In a twist of events, Ishola learns of the mistake and capitalizes on that to swindle them all of large amounts of money, even contracting a hoax of an engagement with Cecilia, the pastor’s daughter who is infatuated with him. Events climax into his escape with all the money and the chairman’s car after which they discover via his diary who he really is and begin to count their losses. Lamidi and Lemomu reappear with the news of the arrival of the real Public Complaints Commissioner and they all exclaim Yeepa!
The play’s title is derived from their exclamation of “Yeepa!” a Yoruba interjection expressing their shock and disbelief at the news of the real Public Complaints Commissioner. Spanning fourteen episodes of about 9 to 12 minutes each, Yeepa is a fine blend of satire and comedy with a focus on the corruption in government ministries and parastatals. The whole film is a recount (flashback) of Ishola Oriebora’s escapades as told by himself at a drinking joint amidst friends. He regales them with his exploits amongst the unsuspecting but corrupt government officials.
Dramatic irony is a principal device employed in the movie such as when the Ifa priest drinks up the toilet wash without knowing, Ishola’s pretence as the Public Complaints Commissioner and Polycarp’s betrayal all of which are known to the audience but hid from other members of the cast.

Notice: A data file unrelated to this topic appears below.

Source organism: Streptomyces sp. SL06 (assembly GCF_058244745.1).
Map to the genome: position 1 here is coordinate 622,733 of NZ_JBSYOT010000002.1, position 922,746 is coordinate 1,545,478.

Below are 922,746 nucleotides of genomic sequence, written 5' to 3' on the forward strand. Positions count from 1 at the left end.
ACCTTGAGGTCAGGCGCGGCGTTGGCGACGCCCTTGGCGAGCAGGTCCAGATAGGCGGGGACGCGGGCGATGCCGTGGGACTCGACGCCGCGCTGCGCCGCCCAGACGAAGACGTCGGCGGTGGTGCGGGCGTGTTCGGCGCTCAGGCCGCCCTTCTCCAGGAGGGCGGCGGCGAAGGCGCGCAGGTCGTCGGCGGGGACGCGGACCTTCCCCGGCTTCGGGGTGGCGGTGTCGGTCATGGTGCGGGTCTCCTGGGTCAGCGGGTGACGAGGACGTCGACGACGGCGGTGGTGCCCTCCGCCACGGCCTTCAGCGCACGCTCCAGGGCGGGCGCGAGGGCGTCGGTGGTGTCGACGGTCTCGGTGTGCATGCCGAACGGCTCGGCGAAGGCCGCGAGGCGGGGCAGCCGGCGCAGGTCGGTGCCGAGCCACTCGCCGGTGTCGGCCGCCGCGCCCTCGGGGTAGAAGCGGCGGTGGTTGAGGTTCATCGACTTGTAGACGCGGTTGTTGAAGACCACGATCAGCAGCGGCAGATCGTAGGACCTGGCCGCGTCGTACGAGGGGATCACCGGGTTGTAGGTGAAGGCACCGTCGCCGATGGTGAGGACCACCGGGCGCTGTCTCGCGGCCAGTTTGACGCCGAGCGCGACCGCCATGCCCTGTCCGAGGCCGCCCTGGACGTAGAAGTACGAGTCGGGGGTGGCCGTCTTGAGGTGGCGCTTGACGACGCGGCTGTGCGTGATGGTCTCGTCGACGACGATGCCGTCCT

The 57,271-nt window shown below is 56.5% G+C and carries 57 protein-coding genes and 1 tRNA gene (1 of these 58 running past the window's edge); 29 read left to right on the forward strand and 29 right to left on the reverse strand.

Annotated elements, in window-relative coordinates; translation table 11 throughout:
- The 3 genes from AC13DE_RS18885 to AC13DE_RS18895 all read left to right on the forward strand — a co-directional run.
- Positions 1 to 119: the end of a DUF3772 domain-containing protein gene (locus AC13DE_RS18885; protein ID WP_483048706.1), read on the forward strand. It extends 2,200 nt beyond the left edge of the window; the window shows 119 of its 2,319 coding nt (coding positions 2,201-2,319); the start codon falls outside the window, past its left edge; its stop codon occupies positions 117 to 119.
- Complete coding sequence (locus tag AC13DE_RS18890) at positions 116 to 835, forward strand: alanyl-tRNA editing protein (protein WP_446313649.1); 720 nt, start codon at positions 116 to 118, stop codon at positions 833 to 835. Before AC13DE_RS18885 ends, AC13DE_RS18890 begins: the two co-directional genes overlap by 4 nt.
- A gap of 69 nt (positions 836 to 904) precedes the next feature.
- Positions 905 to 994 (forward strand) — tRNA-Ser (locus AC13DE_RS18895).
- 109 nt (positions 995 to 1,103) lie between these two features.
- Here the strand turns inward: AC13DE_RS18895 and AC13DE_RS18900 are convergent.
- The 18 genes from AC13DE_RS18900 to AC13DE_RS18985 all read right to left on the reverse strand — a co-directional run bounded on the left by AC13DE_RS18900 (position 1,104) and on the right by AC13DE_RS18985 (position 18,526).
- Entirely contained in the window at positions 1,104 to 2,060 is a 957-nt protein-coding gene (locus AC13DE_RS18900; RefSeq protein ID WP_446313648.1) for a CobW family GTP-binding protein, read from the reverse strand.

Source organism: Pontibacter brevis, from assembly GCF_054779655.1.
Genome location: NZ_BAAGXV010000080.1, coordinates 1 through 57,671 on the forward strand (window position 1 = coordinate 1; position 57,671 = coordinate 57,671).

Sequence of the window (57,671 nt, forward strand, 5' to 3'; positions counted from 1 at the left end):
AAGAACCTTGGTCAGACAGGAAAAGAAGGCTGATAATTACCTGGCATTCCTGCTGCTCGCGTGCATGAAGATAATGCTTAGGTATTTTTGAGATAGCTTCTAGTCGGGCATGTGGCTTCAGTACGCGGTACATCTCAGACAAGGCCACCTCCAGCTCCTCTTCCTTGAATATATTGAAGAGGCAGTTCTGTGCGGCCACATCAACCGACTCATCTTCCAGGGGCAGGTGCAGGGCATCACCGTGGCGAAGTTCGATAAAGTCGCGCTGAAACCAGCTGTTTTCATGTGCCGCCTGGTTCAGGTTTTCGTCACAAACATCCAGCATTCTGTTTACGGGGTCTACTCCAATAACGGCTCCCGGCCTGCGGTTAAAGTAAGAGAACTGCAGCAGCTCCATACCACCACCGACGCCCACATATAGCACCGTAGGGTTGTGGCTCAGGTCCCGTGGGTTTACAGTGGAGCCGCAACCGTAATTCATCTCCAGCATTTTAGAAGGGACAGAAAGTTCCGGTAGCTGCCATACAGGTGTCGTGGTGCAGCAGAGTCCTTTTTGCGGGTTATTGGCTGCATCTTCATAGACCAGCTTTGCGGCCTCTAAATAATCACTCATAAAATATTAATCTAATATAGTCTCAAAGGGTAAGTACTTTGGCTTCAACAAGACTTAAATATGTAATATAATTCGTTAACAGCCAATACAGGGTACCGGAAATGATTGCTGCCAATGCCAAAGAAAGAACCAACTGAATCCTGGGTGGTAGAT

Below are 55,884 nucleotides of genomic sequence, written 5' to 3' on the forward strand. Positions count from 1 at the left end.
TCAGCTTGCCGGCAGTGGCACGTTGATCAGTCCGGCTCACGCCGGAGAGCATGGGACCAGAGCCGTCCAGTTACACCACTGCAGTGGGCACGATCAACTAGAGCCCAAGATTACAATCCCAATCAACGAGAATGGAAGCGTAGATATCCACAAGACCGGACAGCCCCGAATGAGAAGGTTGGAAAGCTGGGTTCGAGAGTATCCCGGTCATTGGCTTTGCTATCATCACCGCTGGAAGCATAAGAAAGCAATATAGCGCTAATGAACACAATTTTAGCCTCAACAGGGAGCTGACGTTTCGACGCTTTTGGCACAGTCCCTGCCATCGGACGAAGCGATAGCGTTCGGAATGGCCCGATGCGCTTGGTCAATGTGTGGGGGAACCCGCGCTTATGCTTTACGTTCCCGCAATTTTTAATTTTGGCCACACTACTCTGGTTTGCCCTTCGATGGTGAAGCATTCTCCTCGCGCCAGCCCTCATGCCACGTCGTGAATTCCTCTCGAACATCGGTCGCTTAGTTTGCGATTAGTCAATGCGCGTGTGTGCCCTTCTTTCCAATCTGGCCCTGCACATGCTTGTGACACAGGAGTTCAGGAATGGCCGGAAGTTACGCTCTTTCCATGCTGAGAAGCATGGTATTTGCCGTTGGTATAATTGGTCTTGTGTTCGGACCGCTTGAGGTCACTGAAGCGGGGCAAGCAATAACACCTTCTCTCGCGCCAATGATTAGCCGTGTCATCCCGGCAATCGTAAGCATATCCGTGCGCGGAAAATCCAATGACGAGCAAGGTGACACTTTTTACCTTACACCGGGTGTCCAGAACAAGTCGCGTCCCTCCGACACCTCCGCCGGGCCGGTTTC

Aside is another device employed at various times by characters such as JDG, Pastor Nebuchadnezzar, even Ishola himself.
Dedicated to the memory of Dr Tai Solarin (1922-1994), the very first Public Complaints Commissioner in Nigeria, Yeepa boasts of veteran actors and actresses such as Ebun Oloyede who plays the role of the Pastor, Ayo Mogaji who stars as Madame Kudi the Councilor for Cooperatives in charge of agricultural trade , Toyin Oshinaike , the Commissioner for Education, Joke Muyiwa as Abeni Mailo, Kayode Olaiya as Lamidi and Bayo Bankole;Ishola Oriebora himself amongst others.
Tuned Kelani has broken new frontiers on the Nigerian make believe scene by giving us not only a filmed play but our own version of the famous Russian drama/play, The Government Inspector. This is a movie for the young and old, rich and poor alike as it has a message for all and sundry.
You can watch or download at TundeKelani.TV